Understand the basics of the plan. Few people, even many financially-sophisticated ones, understand the basics of their estate plans. Several times in the past, the magazine Private Wealth surveyed estate planners. Each time about 70% of the planners said they believe most of their clients don’t really understand their estate plans and what the plans do. That’s a pretty good start on the road to estate plan failure.

Most estate planners are able and willing to explain a plan so the basics are understood. Don’t hesitate to ask the planner to slow down or explain things in more detail.

Also, take notes when meeting with your planner. Often, people understand key parts of the plan after it’s been explained but lose the knowledge after the meeting.

Organize, simplify, and prepare. One reason it takes too much time and money to settle an estate is the owner didn’t make it easy for the executor. More than likely, the owner had a grasp of the assets and liabilities and knew where to find the necessary documents, but none of the information is written down or easy to find.

The executor needs to know the details of the estate. We also should be simplifying and streamlining our estates as we age. In addition to making our lives easier and compensating for declining energy and cognitive functions, streamlining makes the estate settlement process faster and less expensive. Simplification also avoids lost assets.

Have a business succession plan. Most business owners don’t have a real succession plan, and that’s a major reason why few businesses survive the second generation of owners. The value of a small business declines rapidly when the owner departs without a firm succession plan in place.

A succession plan includes a designation of who will run the business and who will own it (they can be different individuals or groups of people) and when the transitions will occur. When no one in your family wants to run the business, the succession plan might be for the business to be sold when you retire or pass away.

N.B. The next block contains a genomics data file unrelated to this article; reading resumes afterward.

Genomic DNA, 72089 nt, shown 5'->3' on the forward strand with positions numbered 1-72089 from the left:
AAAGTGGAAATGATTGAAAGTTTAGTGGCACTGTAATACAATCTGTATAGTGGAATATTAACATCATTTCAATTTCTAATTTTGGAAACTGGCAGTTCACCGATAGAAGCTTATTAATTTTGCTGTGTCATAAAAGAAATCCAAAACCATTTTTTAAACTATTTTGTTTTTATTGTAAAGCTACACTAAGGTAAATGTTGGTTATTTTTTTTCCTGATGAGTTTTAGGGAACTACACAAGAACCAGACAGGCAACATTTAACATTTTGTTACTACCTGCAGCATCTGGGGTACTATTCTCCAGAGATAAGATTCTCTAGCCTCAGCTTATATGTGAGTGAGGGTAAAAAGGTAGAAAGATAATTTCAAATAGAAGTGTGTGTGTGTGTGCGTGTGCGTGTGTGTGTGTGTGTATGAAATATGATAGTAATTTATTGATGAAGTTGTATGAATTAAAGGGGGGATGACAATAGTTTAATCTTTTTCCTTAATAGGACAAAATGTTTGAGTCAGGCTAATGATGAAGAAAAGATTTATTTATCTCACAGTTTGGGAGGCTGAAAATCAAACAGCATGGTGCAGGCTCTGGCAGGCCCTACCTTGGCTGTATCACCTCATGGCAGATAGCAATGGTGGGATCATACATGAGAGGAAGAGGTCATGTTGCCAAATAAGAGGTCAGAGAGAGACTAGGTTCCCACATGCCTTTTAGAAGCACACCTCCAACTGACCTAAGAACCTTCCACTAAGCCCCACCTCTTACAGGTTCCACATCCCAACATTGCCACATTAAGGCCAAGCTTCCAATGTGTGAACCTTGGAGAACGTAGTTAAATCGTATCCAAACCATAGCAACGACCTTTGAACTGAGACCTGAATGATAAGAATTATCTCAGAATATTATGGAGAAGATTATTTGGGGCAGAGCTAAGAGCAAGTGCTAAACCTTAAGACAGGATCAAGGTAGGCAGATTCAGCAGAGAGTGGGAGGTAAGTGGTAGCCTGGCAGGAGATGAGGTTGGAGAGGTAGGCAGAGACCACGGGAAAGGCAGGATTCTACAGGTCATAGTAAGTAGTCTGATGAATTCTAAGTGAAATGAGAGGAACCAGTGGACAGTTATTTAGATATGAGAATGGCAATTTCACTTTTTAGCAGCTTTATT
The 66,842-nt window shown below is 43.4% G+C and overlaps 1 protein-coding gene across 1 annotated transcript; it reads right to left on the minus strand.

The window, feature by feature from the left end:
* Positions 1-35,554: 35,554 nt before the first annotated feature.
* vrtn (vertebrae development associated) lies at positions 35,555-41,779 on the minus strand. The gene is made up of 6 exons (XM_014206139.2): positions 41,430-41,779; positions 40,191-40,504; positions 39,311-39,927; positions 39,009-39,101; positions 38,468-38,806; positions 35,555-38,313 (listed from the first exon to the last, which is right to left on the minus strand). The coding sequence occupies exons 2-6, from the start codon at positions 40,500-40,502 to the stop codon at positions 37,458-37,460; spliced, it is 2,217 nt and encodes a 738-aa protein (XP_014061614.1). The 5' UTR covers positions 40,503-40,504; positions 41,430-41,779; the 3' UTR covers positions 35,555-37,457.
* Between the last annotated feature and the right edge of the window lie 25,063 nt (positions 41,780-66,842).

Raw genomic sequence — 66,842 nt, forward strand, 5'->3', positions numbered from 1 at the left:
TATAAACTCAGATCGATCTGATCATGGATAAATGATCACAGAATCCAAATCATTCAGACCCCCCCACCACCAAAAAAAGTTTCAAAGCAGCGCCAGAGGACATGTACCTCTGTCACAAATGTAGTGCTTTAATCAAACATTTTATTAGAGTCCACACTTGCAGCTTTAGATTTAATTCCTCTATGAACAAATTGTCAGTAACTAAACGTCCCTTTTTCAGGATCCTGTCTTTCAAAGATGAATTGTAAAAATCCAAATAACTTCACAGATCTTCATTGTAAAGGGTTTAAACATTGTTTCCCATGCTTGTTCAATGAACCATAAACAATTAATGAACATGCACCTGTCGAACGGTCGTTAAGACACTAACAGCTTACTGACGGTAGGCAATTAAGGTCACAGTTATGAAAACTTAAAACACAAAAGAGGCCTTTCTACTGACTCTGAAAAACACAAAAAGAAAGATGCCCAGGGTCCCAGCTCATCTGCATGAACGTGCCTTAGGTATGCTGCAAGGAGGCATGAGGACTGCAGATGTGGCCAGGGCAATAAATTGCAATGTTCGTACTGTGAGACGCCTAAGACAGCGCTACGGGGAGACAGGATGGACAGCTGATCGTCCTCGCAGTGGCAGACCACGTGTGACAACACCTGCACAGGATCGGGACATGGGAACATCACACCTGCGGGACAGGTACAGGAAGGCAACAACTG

In any case, the business must be managed and structured so it is ready for a sale or inheritance. That often means improving accounting and other information systems. A successful succession plan usually takes five years or longer.

Fund living trusts. Perhaps the most basic and widespread estate planning mistake is failing to fund a revocable living trust. The trust is created to avoid probate and establish a process under which assets will be managed in case of disability or death. Yet, a living trust has no effect unless it is given legal title to assets.

You must transfer legal ownership of assets to the trust. This is a step many people overlook or procrastinate about.

For example, real estate is transferred to the trust by changing the deed. Vehicles need their registrations or titles changed. Financial accounts need their titles changed, and each financial institution has its own paperwork and process for that.

Too often, these steps aren’t taken. People spend a lot of money having living trusts created but not enough time transferring assets to the trusts. Most assets that aren’t in the living trust go through probate.

By Bob Carlson, Senior Contributor

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This Forbes article was legally licensed through AdvisorStream.

Aaron Fransen, CFP®, CHS profile photo
Aaron Fransen, CFP®, CHS
CERTIFIED FINANCIAL PLANNER® Professional
Fransen Financial Inc.
Office : 604-531-0022